By David Glovsky, Staff Columnist
Published on Friday, January 18, 2008
I am a political junkie. I follow Senate races, House races and pretty much anything else I can get my hands on. I can follow the most inane stories and wonder how they will affect the future of our nation's presidential race. Essentially, there is no story too trivial for me. Or so I thought.
On Tuesday, however, a column by Richard Cohen in the Washington Post forced me to reconsider. Apparently Senator Barack Obama's church, Chicago's Trinity United Church of Christ, runs a magazine managed by the daughters of its minister, Reverend Jeremiah Wright. The magazine gave an award named after the minister to Louis Farrakhan, saying that he "truly epitomized greatness." Cohen's gripe (and I agree with him) was that Louis Farrakhan is a noted anti-Semite.
Mr. Farrakhan has a long tradition of insensitive and anti-Semitic comments, including, "The Jews have been so bad at politics they lost half their population in the Holocaust. They thought they could trust in Hitler, and they helped him get the Third Reich on the road."
This is not an isolated example. One London paper, The Guardian, has a robust collection of racist and anti-Semitic statements from Mr. Farrakhan.
Cohen states, "I don't for a moment think that Obama shares [Reverend] Wright's views on Farrkhan. But the rap on Obama is that he is a fog of a man. We know little about him, and, for all my admiration of him, I wonder about his mettle."
Within 24 hours, Obama had criticized Farrakhan's past statements and his church for giving the award.
Why is this newsworthy? I assume that most political candidates are against anti-Semitism, just as I assume all candidates are not racist unless evidence suggests otherwise.
When a campaign representative says something controversial about one of the other candidates, it justifies public attention; it could be political strategy or dirty politics. At least it could provide something relevant to this presidential race that would merit discussion.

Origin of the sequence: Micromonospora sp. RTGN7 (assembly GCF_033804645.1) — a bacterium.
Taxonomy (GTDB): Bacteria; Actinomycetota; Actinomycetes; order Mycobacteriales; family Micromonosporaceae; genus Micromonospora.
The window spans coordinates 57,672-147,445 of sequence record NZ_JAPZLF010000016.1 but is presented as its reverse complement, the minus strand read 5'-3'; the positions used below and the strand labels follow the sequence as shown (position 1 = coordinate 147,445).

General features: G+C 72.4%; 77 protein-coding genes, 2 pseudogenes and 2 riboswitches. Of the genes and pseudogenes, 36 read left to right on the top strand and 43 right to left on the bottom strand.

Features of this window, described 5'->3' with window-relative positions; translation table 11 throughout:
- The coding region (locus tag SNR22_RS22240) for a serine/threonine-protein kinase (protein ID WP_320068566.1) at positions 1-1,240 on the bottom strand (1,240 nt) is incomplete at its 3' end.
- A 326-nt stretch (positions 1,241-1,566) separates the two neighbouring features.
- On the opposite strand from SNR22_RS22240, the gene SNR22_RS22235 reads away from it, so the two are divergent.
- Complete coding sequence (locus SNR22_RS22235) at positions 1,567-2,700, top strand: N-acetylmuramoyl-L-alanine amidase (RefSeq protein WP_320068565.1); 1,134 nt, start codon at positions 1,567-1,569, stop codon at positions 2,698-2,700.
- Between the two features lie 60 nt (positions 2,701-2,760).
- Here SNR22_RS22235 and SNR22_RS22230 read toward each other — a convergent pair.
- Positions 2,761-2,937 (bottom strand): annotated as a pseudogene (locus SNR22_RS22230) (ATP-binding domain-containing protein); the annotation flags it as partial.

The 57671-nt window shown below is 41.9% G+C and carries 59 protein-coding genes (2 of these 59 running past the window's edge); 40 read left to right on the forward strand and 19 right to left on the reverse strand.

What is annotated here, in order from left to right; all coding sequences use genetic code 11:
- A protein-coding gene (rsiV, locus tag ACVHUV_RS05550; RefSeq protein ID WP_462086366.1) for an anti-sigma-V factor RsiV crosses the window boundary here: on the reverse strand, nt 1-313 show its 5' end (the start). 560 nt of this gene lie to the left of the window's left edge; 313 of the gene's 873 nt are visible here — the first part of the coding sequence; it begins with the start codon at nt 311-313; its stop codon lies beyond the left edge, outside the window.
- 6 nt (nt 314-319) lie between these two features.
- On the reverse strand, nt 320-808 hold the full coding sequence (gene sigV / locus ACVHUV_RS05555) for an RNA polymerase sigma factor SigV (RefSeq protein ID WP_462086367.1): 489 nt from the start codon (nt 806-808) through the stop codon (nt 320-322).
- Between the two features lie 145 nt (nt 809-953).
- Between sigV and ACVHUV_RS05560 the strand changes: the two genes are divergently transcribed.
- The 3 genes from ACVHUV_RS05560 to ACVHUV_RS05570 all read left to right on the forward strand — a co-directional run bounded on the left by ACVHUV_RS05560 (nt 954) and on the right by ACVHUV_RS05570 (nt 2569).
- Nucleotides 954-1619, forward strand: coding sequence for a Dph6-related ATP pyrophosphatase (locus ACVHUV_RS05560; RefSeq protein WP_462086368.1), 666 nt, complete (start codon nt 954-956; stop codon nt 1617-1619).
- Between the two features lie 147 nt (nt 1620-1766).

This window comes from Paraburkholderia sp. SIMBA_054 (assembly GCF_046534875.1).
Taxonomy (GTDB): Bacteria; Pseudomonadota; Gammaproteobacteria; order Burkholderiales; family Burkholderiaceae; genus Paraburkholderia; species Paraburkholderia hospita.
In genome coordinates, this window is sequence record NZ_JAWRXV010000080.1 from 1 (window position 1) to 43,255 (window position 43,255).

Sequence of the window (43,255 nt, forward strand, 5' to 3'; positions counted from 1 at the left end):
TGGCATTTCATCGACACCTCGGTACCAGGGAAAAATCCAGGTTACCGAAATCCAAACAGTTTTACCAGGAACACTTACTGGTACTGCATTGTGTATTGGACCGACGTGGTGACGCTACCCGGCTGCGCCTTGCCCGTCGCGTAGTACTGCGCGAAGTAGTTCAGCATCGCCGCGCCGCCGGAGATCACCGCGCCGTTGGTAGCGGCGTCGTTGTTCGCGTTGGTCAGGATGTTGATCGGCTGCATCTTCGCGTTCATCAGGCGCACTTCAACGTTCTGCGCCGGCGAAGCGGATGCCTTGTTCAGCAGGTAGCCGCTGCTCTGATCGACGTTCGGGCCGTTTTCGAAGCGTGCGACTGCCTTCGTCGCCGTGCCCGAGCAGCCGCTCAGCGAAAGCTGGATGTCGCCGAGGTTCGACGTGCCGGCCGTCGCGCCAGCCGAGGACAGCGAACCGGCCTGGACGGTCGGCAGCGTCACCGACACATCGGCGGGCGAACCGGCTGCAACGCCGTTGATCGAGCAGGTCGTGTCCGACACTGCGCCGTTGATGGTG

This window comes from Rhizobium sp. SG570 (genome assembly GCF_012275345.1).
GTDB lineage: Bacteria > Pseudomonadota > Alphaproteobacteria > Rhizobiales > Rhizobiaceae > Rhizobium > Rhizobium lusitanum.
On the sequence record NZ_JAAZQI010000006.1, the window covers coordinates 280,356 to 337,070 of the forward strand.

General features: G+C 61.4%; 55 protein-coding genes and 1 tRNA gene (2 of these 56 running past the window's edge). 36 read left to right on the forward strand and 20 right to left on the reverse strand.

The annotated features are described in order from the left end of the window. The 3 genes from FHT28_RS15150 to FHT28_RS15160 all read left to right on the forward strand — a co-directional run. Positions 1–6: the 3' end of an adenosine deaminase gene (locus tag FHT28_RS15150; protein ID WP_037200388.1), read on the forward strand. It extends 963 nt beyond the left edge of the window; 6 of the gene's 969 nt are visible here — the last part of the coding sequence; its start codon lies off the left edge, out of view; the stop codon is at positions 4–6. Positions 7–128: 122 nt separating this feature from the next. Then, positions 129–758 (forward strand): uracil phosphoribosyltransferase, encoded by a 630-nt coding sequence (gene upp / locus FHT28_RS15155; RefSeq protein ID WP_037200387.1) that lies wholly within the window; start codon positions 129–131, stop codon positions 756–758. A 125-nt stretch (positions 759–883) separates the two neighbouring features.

The bigger issue is not Louis Farrakhan -- who has long been a controversial figure -- but in the politicization of an issue so far removed from Mr. Obama's campaign. Unlike Mr. Cohen, I do not understand why the senator needs to comment on the questionable actions of the children of his minister. I understand that Obama is running for the most important office in the nation, but at the same time, is this really supposed to be considered a legitimate issue?
Is this supposed to be Obama's "Sister Souljah moment," where he takes a stand and risks alienating some supporters? Senator Obama is the most prominent African-American presidential candidate in our nation's history.
Are we waiting for him to take a stand against two African-Americans, his minister and Mr. Farrakhan? Would we expect Hillary Clinton to do the same thing with women? I think we are worse off for making this news.
While the 24-hour news cycle is great for those who want a constant stream of political updates, it demands that any petty news becomes national news.
We have a presidential race that appears to be settling down quite a bit (this week's Democratic debate was a love fest of epic proportions), but there are still newspaper columns that need to be completed and political blogs that need updating.
The "Hillary Clinton Beats Uncommitted in Michigan" story just does not offer as much excitement as "Obama's Farrakhan Test."
We should be careful not to stir up trouble just for the sake of a 24-hour news quota.
Policy differences may not be a huge winner in terms of ratings, but they certainly matter more than the irrelevant praise of an anti-Semite by the children of the minister of one of the candidates.
I have never met the children of my Rabbi, but if I were running for office and they said something controversial, I hope I would not be required to condemn something they said. Our candidates have better things to do with their time.